LAPD's plan to equip officers with body cameras stalls

A plan to have every Los Angeles police officer wear a body camera has been delayed by concerns over cost.

There are only about 700 or so body cameras in use currently, purchased largely through donations and grants. The plan announced by Mayor Eric Garcetti is to have every officer wearing one by the end of next year.

But the plan is not moving ahead too quickly.

The City Council has yet to finish approving the plan, the money and the review process.

The cameras are beneficial both in terms of documenting crimes caught on video and also as a way to prove or disprove allegations of officer misconduct.

LA City Councilman Mitch Englander is now calling for a ''cost benefit analysis'' and maybe even sending the whole process out for a new ''request for proposal''. He doesn't think that taking the time to get things right will delay the cameras significantly, but not everyone agrees.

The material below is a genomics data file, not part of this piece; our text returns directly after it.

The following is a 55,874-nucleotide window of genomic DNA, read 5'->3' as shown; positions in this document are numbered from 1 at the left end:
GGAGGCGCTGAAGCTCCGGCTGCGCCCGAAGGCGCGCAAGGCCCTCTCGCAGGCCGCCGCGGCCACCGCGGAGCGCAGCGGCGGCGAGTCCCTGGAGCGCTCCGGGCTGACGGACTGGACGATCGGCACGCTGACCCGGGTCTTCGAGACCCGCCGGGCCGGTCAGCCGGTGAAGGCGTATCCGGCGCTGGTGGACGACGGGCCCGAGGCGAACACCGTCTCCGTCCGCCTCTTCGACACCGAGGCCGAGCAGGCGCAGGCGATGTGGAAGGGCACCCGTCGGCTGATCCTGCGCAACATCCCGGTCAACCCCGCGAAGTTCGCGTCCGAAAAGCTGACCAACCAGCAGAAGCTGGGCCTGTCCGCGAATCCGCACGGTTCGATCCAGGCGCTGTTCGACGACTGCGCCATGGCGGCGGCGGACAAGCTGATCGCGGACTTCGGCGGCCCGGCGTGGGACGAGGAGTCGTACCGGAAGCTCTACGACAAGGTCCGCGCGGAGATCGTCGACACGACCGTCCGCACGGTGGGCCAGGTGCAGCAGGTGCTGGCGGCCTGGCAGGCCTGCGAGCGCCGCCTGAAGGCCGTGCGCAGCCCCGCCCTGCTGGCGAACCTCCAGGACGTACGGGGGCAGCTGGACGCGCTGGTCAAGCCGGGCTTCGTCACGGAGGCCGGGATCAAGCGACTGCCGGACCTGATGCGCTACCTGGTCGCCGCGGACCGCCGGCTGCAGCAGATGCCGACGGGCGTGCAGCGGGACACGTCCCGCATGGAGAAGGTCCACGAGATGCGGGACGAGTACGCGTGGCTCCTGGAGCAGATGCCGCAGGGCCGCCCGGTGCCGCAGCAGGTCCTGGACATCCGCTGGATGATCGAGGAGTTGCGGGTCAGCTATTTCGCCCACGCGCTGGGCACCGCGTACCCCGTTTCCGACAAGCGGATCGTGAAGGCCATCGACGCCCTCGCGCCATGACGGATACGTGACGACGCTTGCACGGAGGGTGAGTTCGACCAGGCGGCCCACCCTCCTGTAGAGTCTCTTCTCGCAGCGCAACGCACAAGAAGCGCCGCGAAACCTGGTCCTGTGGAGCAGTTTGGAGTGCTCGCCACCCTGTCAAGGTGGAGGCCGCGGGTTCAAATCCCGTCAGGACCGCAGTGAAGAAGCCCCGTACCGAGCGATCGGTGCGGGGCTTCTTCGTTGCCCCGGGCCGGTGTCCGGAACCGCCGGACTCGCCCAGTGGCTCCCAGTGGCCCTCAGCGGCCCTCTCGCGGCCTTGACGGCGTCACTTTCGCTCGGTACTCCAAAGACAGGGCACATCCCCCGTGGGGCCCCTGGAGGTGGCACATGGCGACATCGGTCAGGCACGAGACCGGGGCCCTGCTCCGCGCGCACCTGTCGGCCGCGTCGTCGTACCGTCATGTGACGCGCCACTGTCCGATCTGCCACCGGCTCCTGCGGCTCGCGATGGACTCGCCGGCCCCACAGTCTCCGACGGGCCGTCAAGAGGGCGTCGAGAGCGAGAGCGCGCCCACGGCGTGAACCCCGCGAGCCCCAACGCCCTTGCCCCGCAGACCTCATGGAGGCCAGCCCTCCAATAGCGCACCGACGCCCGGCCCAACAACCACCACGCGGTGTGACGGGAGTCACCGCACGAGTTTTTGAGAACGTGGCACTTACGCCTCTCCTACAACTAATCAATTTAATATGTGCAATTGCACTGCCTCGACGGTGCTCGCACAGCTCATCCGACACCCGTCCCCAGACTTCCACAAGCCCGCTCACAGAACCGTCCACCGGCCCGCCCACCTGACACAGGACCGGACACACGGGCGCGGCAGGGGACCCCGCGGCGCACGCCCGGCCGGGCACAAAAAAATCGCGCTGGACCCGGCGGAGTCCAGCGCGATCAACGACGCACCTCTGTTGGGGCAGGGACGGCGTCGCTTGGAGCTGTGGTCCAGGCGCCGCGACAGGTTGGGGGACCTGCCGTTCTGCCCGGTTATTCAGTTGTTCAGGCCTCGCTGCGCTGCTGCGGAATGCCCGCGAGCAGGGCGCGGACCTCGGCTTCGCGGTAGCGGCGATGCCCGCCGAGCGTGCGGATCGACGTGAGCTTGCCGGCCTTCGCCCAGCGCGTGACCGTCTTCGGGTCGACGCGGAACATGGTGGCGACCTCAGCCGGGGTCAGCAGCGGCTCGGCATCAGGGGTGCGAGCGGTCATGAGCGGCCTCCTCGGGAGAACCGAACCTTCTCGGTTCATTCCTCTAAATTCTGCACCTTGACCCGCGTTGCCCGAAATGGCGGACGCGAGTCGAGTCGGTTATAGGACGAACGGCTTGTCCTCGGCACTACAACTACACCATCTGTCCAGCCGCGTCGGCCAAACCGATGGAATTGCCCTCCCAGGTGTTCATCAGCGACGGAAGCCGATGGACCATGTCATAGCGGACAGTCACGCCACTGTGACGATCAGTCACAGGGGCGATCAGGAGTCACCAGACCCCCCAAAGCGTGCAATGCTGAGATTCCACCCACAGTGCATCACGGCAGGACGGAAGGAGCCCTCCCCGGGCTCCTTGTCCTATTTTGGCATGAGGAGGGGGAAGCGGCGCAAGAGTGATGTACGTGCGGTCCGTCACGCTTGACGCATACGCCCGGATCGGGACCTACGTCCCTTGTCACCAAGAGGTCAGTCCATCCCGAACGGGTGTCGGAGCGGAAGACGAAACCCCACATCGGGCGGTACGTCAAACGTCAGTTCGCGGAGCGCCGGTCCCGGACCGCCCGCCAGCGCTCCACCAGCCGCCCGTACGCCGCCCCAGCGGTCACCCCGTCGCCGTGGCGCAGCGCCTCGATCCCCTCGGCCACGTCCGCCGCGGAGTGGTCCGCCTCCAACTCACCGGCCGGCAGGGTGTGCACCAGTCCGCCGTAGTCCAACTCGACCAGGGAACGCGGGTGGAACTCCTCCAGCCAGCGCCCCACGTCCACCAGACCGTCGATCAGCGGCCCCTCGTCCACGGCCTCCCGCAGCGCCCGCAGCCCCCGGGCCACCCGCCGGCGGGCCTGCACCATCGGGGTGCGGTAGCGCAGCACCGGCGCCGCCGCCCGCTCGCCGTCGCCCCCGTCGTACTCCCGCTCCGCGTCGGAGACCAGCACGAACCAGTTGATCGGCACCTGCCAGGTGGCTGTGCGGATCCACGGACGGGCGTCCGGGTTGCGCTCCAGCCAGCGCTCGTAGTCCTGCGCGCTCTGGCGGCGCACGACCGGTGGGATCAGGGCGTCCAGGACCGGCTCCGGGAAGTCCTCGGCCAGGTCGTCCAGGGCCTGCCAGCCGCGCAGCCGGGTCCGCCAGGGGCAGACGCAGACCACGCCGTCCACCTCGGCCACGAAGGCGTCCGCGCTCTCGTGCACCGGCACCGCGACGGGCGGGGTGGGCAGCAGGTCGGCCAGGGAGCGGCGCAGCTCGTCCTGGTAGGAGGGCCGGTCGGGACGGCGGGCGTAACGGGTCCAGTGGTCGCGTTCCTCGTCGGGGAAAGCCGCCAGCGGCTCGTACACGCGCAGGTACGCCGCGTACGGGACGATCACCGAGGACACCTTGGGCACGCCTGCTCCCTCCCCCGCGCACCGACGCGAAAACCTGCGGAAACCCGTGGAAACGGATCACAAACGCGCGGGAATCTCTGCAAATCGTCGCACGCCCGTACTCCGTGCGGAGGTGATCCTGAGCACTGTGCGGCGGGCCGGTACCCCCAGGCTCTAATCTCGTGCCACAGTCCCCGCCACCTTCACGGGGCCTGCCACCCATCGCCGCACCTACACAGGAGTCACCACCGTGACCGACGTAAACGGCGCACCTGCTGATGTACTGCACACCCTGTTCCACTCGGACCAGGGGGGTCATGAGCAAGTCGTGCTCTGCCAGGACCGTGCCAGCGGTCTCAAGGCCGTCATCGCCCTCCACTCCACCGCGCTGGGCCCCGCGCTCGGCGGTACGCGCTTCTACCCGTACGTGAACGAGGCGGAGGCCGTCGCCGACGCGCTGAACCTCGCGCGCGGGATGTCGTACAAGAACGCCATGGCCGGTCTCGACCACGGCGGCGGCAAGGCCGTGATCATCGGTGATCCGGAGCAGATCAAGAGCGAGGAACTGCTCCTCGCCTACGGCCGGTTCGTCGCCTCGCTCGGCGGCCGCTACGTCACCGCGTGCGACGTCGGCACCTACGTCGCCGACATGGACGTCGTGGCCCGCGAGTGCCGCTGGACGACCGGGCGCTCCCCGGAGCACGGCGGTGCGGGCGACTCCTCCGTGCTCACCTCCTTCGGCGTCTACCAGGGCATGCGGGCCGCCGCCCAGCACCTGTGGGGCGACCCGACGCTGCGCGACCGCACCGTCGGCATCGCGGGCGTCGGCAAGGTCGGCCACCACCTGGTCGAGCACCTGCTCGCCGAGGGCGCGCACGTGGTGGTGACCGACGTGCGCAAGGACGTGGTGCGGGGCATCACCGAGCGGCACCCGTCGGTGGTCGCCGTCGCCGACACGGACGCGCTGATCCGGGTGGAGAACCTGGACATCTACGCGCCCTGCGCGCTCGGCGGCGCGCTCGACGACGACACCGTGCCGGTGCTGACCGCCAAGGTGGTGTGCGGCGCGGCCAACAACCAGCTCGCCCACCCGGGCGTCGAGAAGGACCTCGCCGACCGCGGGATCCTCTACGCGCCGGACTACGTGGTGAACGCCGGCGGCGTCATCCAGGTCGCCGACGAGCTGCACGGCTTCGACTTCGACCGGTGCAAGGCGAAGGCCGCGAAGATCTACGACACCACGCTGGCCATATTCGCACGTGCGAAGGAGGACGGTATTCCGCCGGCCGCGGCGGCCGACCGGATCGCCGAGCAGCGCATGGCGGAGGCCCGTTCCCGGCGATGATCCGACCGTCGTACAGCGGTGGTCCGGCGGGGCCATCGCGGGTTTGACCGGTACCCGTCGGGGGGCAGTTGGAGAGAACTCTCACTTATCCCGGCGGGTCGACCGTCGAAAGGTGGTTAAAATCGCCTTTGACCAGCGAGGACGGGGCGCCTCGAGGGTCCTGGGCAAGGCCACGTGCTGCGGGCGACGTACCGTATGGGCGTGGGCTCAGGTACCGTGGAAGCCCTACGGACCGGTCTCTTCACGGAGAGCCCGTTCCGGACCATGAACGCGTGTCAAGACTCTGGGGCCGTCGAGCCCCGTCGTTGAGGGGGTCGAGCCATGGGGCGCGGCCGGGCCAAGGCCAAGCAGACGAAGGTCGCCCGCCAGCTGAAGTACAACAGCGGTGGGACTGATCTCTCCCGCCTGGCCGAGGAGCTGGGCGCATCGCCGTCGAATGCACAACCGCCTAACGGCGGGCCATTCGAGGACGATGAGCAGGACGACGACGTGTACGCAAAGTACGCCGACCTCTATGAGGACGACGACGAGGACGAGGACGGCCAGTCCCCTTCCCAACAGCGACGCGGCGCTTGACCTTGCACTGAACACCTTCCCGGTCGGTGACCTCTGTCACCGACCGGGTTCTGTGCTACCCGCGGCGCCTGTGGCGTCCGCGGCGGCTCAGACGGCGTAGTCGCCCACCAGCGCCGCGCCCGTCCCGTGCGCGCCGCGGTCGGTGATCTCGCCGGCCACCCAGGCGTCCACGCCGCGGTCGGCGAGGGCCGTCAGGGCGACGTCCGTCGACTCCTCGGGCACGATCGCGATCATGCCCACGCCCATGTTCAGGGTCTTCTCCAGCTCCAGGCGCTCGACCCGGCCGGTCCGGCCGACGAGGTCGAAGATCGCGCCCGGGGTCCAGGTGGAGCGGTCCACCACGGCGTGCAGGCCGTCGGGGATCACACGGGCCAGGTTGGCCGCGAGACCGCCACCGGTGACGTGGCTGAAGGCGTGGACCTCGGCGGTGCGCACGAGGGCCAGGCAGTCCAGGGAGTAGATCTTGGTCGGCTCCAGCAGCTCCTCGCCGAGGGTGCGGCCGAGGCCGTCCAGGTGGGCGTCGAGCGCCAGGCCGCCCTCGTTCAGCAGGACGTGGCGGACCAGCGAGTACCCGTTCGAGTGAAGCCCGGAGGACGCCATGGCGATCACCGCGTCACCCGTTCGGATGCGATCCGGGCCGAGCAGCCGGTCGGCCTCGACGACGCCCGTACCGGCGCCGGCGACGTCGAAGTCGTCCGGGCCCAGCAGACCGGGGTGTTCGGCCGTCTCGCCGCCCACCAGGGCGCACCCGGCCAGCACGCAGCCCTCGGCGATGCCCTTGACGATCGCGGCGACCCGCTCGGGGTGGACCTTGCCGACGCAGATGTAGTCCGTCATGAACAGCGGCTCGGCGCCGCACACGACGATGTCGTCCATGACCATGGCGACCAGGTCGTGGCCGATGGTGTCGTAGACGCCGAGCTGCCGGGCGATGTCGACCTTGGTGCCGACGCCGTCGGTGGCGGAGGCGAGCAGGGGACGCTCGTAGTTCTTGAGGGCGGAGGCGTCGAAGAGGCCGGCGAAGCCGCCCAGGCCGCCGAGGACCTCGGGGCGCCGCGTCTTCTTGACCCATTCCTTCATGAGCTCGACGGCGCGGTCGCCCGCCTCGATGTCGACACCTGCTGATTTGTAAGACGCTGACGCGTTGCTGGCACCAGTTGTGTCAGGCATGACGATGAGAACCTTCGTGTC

LAPD Chief Charlie Beck said, "that's a step we don't believe is necessary. We don't believe it's prudent, we don't believe it is in the best interests of public safety in Los Angeles."

Police Commission Vice President Steve Soboroff, who was instrumental in raising the funds to purchase the first group of body cameras, added ''I want this done in 18 months not 18 years." Soboroff says of Englander's apparent quest for clarification, "we went thru the right process. It was fair, it was legal, it was kosher, it was moral, it was ethical. There is just no reason for {the delay}."

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